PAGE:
Created by visual artist and set designer Darryl Cordell in collaboration with Eliza-Jane Gilchrist and Mark Penzak, from the Castlemaine-based performance ensemble Such As They Are, the Cultural Pharmacy gives viewers an immersive and sensory experience where ailments are symbolically distilled and transformed into new, restorative creative experiences. Each visitor will receive a prescriptive dose of arts-antigen, a health-giving arts tonic.
Supported by VicHealth, this project, located in the Conservatory in Rosalind Park, encourages interconnections between arts, health and well-being and will be open for delegates and the general public.
What do the artists hope to achieve through the Cultural Pharmacy?
Using the visual aesthetics of a 19th-century laboratory as their starting point, the artists will create a visual pun on the idea of pharmacy. The installation plays with the preconception of medicine as chemistry and pills by suggesting an alternative where art is a tonic that improves wellbeing.
Set in lush foliage, a magical distillery made by Darryl, huffs and puffs as it turns handmade objects into cultural tonics. Beautiful, organically shaped display counters and dispensaries further demonstrate how art can transform the ordinary into the extraordinary. Constructed from recycled cardboard by artist Eliza-Jane, these sculptural forms are where the creative fuel is made and dispensed. Ensemble performers directed by Such As They Are will help animate the pharmacy and assist the audience to find immediate and long-term cultural tonics to integrate into their lives.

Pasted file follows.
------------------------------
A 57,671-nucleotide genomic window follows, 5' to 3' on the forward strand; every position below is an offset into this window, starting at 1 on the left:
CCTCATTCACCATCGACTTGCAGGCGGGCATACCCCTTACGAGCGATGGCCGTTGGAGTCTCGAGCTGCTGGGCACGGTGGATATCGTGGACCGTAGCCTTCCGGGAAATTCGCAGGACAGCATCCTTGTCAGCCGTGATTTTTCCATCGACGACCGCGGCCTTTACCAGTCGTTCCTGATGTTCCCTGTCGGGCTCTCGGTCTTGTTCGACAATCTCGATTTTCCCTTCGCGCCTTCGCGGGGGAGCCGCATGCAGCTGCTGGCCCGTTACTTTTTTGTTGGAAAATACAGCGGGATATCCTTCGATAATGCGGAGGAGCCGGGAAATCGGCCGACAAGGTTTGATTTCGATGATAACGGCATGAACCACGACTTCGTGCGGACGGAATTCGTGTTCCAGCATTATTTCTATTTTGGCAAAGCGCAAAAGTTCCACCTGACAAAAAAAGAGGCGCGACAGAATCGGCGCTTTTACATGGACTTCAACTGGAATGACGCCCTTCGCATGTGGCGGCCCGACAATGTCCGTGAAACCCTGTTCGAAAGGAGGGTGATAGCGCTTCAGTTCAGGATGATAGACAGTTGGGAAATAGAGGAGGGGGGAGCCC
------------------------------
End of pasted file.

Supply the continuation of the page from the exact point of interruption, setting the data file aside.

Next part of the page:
The Cultural Pharmacy honours the hand-made, the well-crafted and the inventive. It is a place where the joy of making and playing is designed to encourage the audience to see the arts as a fun way to have a healthier and more fulfilled life.
How do the arts benefit our mental health?
Carolyn Dew: Artlands coincides with Mental Health Week and we are committed to making this connection.
Kyneton-based writer and author of The Arts Apothecary, Jill Rivers, reminds us that the arts are a vital prescription for the health and happiness of society, as well as for individuals. Did you know that looking at a painting for ten minutes or listening to a piece of music can lower your cortisol levels and protect you from the negative health effects of stress? Integrating art and culture into your everyday life is like taking a pleasurable elixir or a soothing tonic that will greatly improve your general wellbeing.
Art washes from the soul, the dust of everyday life.
 – Attributed to On the Heights by Berthold Auerbach, 1861.